Everyone, even the most sedentary folks, needs an individual level of flexibility and mobility. The question is, “How much?” Many individuals have been led to think that the extreme flexibility of an Olympic gymnast is a component of fitness. The fact is, however, that the vast majority of individuals already have an adequate level of flexibility. That is, they have ample flexibility to meet the exigencies of their daily activities with ease, and room to spare for life’s little emergencies (e.g., falling on ice, tripping, etc.)
- Flexibility can be increased by engaging yourself in physical activities.
- Different sports need different sort of flexibility such as yoga and gymnastic needs more flexibility. So, one should be trained accordingly.
- Flexibility depends on body shape.
- A high degree of flexibility can increase an incidence of the injury.
Flexibility, of course, varies from individual to individual. You need enough flexibility for any situation that you will typically encounter in day to day life, plus a little more. This “little more” is called the flexibility reserve.
Factors Affecting Flexibility
Health Benefits of Flexibility
- Increase joint movements
- Reduce muscle tension
- Less risk of muscle strain
- Reduce back problems
- Decreased muscle soreness
- Improved posture
- Development of body awareness
How to Do Full Body Stretches to Improve Joint Flexibility
- Static stretching and dynamic stretching are two well-known methods for increasing joint flexibility. Active and passive stretching belongs to static stretching. In static active stretching, you move slowly towards your extreme range of motion for the joint you are stretching. In static passive stretching, you have a partner move you towards your maximum range of motion, as you relax during stretching.
- Dynamic stretching involves swinging the arm and/or legs in a controlled manner.
Front Shoulder Stretch
- In a seated position on the ground, with knees, bent, place your hands behind with finger-pointing backward. Slowly slide your hands farther and farther backward until you feel your front deltoids being stretched. Stop and hold that stretched position for about one minute.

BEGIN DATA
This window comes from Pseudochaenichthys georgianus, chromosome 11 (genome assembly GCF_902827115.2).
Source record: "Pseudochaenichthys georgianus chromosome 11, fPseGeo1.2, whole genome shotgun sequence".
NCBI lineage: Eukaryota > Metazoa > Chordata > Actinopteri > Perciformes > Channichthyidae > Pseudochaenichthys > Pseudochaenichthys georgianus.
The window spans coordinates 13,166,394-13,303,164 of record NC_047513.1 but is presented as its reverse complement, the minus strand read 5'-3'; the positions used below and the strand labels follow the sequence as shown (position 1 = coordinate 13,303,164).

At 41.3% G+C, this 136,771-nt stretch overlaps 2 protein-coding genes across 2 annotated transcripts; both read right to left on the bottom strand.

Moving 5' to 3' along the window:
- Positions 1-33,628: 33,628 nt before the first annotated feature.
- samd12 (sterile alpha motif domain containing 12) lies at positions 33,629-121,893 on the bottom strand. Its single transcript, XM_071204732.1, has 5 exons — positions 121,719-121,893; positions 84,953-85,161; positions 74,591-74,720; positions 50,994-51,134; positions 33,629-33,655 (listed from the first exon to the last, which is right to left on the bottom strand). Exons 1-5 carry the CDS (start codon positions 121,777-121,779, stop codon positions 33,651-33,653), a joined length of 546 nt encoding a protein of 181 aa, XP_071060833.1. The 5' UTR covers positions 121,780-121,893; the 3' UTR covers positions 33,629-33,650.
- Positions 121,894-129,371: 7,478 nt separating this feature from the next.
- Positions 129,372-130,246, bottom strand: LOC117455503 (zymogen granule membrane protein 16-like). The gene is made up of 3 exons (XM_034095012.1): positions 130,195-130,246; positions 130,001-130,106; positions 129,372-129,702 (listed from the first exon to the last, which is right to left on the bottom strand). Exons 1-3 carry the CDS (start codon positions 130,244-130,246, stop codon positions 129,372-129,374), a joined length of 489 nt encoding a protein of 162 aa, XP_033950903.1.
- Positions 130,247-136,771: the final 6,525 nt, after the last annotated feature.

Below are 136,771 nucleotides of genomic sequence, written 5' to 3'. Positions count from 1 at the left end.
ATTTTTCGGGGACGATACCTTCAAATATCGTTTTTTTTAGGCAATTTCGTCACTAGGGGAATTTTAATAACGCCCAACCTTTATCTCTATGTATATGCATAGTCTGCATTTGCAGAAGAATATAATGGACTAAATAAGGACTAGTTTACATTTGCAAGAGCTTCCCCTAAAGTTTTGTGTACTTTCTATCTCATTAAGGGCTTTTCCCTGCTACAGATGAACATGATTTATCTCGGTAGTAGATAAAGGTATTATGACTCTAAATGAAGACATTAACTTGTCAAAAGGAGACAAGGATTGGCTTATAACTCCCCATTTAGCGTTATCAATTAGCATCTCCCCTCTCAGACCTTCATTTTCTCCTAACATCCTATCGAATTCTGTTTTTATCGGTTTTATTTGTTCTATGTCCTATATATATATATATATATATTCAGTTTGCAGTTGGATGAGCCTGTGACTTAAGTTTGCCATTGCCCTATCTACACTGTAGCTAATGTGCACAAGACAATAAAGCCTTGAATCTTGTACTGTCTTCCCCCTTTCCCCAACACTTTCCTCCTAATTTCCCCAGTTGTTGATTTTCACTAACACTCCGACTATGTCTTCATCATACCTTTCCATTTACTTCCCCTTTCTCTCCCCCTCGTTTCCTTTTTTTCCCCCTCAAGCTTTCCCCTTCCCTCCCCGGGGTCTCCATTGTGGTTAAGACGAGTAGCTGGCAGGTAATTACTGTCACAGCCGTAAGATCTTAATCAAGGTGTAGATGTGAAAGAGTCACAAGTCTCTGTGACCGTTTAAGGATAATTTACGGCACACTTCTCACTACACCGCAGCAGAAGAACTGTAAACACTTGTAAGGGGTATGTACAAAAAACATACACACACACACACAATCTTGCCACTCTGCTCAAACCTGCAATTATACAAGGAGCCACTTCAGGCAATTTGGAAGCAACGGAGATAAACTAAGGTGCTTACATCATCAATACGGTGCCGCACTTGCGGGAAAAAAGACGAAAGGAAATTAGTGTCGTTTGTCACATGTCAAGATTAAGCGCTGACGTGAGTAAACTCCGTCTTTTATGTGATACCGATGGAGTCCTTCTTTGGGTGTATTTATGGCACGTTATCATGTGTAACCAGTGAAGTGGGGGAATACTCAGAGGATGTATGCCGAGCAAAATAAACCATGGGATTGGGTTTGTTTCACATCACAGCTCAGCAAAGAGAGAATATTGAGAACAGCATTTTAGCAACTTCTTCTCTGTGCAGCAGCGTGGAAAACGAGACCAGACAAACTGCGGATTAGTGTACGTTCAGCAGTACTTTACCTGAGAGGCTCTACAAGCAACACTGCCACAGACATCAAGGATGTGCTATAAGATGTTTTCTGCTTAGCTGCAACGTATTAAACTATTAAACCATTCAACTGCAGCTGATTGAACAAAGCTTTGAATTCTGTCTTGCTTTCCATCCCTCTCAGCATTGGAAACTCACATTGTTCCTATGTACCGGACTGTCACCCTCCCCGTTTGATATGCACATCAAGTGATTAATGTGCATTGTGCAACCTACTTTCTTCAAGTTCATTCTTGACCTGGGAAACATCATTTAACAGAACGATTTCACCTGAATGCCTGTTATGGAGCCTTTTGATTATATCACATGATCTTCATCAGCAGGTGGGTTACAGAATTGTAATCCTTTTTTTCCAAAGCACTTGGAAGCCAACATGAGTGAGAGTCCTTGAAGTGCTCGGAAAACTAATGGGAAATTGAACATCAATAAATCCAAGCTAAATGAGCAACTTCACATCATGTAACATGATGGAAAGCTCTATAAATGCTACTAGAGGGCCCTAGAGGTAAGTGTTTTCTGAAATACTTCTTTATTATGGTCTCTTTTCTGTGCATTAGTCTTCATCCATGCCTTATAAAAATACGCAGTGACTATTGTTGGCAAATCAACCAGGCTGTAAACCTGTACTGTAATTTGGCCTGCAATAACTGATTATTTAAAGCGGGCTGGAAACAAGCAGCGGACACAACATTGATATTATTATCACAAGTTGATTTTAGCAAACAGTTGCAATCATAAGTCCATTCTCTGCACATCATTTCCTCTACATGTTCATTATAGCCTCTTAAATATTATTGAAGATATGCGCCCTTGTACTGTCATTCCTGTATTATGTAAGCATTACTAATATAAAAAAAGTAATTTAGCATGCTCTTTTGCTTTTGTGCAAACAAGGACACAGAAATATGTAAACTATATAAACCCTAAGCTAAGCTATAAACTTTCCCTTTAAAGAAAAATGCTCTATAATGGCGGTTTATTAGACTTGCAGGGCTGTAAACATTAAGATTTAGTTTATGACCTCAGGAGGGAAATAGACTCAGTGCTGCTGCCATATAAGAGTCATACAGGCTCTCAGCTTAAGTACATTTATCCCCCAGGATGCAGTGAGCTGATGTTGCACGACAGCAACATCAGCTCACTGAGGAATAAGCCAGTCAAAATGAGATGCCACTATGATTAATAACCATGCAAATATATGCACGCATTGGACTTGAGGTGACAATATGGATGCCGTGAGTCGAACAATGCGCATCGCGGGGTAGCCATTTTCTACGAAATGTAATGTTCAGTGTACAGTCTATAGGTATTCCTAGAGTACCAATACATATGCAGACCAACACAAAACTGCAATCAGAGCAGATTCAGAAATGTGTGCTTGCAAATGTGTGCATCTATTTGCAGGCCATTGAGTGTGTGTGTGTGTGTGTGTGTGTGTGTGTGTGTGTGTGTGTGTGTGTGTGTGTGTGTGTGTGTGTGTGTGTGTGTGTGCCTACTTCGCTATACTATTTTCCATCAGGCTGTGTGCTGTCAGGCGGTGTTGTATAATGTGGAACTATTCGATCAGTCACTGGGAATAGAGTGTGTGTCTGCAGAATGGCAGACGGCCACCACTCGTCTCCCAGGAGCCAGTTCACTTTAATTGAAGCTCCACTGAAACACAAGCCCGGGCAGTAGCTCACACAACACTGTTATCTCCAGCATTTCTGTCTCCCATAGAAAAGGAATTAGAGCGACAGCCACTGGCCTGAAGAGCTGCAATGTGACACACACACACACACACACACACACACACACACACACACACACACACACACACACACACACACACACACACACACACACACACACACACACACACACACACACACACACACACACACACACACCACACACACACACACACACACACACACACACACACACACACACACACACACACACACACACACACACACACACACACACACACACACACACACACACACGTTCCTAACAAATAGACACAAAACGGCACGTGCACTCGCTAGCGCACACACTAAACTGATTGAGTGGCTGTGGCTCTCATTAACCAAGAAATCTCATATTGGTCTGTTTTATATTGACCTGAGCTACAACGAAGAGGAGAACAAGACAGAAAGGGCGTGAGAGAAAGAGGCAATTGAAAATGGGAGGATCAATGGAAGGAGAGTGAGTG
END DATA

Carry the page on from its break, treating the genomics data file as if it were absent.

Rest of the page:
Serratus and Latissimus Stretch
- Reach arm up and over, bending at the elbow. The arm is now positioned behind the head as if stretching the triceps. While bending at the waist lateral, add a slight amount of pressure to the elbow width with the opposite hand.
Forearm and Wrist Stretch
- Start on all fours with a neutral spine. Support yourself on your hands and knees. Thumbs are pointed to the outside of the body with fingers pointed towards knees. Keep palms flat as you lean back to stretch the inside part of your forearms.
Forwards Torso Stretch
- While holding on to a bar with hands shoulder-width apart, bend forward at the waist. Make sure to be far enough away from the bare to elongate the torso.
- Lie in a supine position with one leg bent foot flat on the floor. Grab the back of opposite leg just below the knees and pull towards the chest. Keep the stretched leg straight but not locked at the knee joint.
Low Back Stretch
- As you lie flat on your back, bend one knee. Allow that knee to fall over the opposite leg, as the hip rises off the floor. Be sure to keep shoulders and upper torso on the mat.
- Lie on you back with both knees bent to alleviate pressure on the low back. Clasp hands behind head. Gently raise head off the mat and bring your chin to the chest.
Chest and Anterior Stretch
- Clasp hands together behind your back. Gently raise arms until you feel a stretch throughout the chest and shoulder region.
- Stand with one foot in front of the other. Bend one leg, and put your foot on the ground in front of you, with the other leg straight behind. Slowly move your hips forward, keeping your lower back flat.